A comedy of errors: the UK’s contact-tracing apps

Chloe Kent 6 October 2020 (Last Updated October 6th, 2020 13:12)

Contact-tracing apps are finally available across the UK, several months after the Covid-19 pandemic began – but when the app is inaccessible or unusable for swathes of the population, how can the government possibly build confidence in the technology?

A comedy of errors: the UK’s contact-tracing apps
Around 24% of the UK population of 66.65 million can be presumed to be using contact-tracing technologies today. Credit: Shutterstock

More than 14 million people have downloaded the NHS COVID-19 app in England and Wales. North of Hadrian’s Wall, over one million people have downloaded the Protect Scotland app, and in Northern Ireland StopCOVID NI has been downloaded nearly half a million times. Rounding that all up neatly to a rough total of 16 million means that overall, around 24% of the UK population of 66.65 million can be presumed to be using one of the three contact-tracing technologies today.

However, when public health bodies world-over have said Covid-19 contact-tracing apps need to reach around a 60% adoption level among a given population to be effective, less than a quarter’s uptake doesn’t seem like nearly enough. While the 60% figure does appear to have arisen from some poorly-interpreted research, there are thought to be over 58 million smartphone users in the UK – far more than 60% of the population. So, why haven’t the apps been downloaded by more people?

“If the app is going to be a significant part of the solution it needs quite a high uptake,” says OpenUK CEO Amanda Brock. “To get that uptake you need awareness, you need trust and you need a level of transparency.”

Inaccessibility across mobile phone models

One of the main barriers to the wider use of these apps is backwards compatibility. It isn’t possible to run them on older devices, meaning one in five iPhones and 8% of Android smartphones currently in use in the UK are too old to install the software.

Any device running a version of iOS earlier than 13.5 or Android earlier than Marshmallow, the sixth iteration of the software, will lack the necessary software updates developed by Apple and Google to allow it to carry out Bluetooth ‘handshakes’ with other smartphones. These are used to register contact with another person. If two phones using the app are within two metres of each other for fifteen minutes or more, the app will consider the users to have been in close contact with one another.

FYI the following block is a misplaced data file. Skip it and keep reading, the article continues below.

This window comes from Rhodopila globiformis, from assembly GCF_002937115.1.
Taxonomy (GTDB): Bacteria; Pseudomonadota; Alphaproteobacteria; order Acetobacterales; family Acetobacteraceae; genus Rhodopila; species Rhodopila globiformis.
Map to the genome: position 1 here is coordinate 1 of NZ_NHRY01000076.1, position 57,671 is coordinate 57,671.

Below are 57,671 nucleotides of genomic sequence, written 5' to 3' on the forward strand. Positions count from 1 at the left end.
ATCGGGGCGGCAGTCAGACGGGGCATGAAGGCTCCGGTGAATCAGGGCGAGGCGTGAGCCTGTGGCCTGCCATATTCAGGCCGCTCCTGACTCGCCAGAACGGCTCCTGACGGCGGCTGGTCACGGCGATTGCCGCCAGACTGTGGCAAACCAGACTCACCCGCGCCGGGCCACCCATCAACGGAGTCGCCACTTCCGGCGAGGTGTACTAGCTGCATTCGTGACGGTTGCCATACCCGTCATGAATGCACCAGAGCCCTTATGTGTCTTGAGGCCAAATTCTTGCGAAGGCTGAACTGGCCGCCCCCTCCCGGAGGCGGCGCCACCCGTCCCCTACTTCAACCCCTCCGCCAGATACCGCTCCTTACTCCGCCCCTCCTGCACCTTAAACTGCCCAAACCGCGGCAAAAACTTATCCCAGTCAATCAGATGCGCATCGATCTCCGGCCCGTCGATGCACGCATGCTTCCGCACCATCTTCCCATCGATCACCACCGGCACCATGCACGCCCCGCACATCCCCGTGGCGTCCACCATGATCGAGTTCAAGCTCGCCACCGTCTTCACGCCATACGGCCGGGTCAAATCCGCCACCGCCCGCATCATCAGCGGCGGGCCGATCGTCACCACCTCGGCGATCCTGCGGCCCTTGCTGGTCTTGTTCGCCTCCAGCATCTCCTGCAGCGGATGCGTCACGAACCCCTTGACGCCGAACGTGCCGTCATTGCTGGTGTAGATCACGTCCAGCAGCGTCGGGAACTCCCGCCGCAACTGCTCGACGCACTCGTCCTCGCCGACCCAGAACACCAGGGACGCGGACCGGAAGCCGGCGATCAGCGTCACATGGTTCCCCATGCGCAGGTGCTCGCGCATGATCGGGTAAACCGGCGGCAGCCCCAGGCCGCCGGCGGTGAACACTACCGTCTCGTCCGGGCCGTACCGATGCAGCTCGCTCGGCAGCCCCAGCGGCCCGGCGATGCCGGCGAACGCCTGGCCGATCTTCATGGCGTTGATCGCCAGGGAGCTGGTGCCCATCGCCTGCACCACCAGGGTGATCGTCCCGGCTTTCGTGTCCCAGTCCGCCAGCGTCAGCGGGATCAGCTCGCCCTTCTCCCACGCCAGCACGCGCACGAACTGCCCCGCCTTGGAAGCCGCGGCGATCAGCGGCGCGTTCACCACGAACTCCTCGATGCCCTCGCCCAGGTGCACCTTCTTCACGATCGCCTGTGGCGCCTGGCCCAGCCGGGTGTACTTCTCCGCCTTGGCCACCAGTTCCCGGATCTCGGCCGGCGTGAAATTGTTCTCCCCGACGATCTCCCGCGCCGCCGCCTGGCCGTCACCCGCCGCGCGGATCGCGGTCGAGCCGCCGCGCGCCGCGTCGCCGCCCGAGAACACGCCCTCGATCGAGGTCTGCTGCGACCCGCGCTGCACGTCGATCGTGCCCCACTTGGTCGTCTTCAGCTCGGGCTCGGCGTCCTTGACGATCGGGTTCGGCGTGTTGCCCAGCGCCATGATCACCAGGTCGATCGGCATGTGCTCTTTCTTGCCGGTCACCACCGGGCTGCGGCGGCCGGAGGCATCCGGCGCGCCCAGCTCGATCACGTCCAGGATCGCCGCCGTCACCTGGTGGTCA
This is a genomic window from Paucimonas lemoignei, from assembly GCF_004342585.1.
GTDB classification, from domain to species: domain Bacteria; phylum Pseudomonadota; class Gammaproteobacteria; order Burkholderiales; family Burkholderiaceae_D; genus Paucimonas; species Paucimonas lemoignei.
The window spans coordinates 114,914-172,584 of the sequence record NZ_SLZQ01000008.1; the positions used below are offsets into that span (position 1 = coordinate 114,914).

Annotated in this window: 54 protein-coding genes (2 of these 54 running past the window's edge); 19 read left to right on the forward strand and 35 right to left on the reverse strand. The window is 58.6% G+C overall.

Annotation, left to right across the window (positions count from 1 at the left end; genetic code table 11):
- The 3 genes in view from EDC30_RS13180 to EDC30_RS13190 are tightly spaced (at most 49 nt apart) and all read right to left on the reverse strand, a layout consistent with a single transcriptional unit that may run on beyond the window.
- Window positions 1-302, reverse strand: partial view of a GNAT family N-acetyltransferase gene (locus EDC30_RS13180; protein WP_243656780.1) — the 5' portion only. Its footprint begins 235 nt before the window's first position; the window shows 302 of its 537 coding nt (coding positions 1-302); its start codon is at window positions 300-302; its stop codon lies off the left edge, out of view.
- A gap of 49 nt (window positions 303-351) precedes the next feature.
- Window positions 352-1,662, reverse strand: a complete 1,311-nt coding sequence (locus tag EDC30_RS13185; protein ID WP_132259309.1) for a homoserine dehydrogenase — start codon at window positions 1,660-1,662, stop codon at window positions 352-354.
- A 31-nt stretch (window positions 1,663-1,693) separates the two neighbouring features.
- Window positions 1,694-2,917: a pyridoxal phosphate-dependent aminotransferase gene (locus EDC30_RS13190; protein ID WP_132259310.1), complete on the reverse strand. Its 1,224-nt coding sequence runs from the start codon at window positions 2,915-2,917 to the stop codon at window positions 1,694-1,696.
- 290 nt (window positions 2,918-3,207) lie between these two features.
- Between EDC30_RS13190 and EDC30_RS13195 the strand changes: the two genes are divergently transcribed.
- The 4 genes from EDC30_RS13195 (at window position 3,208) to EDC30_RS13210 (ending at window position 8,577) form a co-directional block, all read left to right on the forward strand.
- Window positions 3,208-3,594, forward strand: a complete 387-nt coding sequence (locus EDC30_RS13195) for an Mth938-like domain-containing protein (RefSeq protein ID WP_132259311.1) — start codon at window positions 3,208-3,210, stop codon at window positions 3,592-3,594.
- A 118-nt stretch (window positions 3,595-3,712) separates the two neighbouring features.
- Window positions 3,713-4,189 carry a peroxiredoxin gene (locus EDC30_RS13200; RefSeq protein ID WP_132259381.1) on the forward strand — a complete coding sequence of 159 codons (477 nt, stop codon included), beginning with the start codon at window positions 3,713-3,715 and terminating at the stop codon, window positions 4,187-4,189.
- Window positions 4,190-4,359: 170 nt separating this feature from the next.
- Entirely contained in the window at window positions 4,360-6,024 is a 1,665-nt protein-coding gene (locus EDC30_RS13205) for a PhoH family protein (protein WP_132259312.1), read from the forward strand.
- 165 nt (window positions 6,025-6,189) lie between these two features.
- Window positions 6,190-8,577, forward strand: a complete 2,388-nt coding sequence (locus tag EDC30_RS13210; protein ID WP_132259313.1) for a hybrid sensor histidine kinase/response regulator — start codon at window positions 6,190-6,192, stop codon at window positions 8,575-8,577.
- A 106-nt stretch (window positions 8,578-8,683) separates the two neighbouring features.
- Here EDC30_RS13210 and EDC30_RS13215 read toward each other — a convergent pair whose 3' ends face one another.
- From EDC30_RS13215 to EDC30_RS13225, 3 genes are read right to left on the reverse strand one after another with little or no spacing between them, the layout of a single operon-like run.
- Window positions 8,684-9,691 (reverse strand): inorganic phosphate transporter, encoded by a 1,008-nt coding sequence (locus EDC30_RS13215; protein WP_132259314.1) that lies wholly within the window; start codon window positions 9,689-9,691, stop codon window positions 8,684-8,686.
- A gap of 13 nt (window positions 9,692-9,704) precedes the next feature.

These handshakes are carried out via Bluetooth Low Energy (BLE) 4 technology, which allows the app to run constantly in the background on the phone without draining the battery. Older handsets can’t run this technology, and therefore aren’t compatible with test and trace platforms.

The newest models of Huawei smartphones, launched from May 2019, also won’t be able to run the app.

The NHS has said that “the app uses Exposure Notifications, which is a technology that is created by Google and Apple.” Last May, the US banned several companies including Google from sharing technology with Huawei, meaning its newer phones won’t be able to access Google-developed services.

This all means that a significant number of smartphone users in the UK are locked out from digital test and trace altogether.

A knock-on effect

The launch of the apps also appears to have made it harder for users of incompatible mobile phone models to register their personal details with public venues they visit for manual test and trace services.